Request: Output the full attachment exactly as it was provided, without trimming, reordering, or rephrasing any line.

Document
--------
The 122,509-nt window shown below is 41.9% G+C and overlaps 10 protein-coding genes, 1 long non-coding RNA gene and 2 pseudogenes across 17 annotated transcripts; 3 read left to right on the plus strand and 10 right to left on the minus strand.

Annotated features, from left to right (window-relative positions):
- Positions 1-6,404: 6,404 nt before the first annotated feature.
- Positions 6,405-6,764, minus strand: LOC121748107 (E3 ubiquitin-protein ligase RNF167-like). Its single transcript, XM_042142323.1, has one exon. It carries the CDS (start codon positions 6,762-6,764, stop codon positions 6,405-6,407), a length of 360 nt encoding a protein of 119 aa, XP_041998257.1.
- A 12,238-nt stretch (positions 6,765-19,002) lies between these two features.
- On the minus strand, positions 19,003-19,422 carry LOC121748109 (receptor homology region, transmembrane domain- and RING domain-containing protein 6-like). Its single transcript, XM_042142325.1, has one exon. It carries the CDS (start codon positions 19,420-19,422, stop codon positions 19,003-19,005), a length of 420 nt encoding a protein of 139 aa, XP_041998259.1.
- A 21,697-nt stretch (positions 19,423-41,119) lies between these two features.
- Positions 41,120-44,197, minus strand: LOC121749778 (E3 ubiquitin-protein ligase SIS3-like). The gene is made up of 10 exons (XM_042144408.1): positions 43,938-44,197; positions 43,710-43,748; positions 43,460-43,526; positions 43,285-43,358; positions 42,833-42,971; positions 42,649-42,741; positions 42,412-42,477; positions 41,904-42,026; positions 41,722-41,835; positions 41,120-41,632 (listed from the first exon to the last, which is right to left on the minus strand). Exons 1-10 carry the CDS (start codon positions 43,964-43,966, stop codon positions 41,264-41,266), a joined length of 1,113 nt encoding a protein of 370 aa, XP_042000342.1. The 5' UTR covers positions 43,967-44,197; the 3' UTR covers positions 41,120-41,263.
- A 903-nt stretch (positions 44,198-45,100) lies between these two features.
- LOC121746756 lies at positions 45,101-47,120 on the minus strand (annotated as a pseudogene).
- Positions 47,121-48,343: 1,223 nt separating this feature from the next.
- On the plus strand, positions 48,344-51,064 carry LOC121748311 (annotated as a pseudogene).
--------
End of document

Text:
The 122,509-nt window shown below is 41.9% G+C and overlaps 10 protein-coding genes, 1 long non-coding RNA gene and 2 pseudogenes across 17 annotated transcripts; 3 read left to right on the plus strand and 10 right to left on the minus strand.

Annotated features, from left to right (window-relative positions):
- Positions 1-6,404: 6,404 nt before the first annotated feature.
- Positions 6,405-6,764, minus strand: LOC121748107 (E3 ubiquitin-protein ligase RNF167-like). Its single transcript, XM_042142323.1, has one exon. It carries the CDS (start codon positions 6,762-6,764, stop codon positions 6,405-6,407), a length of 360 nt encoding a protein of 119 aa, XP_041998257.1.
- A 12,238-nt stretch (positions 6,765-19,002) lies between these two features.
- On the minus strand, positions 19,003-19,422 carry LOC121748109 (receptor homology region, transmembrane domain- and RING domain-containing protein 6-like). Its single transcript, XM_042142325.1, has one exon. It carries the CDS (start codon positions 19,420-19,422, stop codon positions 19,003-19,005), a length of 420 nt encoding a protein of 139 aa, XP_041998259.1.
- A 21,697-nt stretch (positions 19,423-41,119) lies between these two features.
- Positions 41,120-44,197, minus strand: LOC121749778 (E3 ubiquitin-protein ligase SIS3-like). The gene is made up of 10 exons (XM_042144408.1): positions 43,938-44,197; positions 43,710-43,748; positions 43,460-43,526; positions 43,285-43,358; positions 42,833-42,971; positions 42,649-42,741; positions 42,412-42,477; positions 41,904-42,026; positions 41,722-41,835; positions 41,120-41,632 (listed from the first exon to the last, which is right to left on the minus strand). Exons 1-10 carry the CDS (start codon positions 43,964-43,966, stop codon positions 41,264-41,266), a joined length of 1,113 nt encoding a protein of 370 aa, XP_042000342.1. The 5' UTR covers positions 43,967-44,197; the 3' UTR covers positions 41,120-41,263.
- A 903-nt stretch (positions 44,198-45,100) lies between these two features.
- LOC121746756 lies at positions 45,101-47,120 on the minus strand (annotated as a pseudogene).
- Positions 47,121-48,343: 1,223 nt separating this feature from the next.
- On the plus strand, positions 48,344-51,064 carry LOC121748311 (annotated as a pseudogene).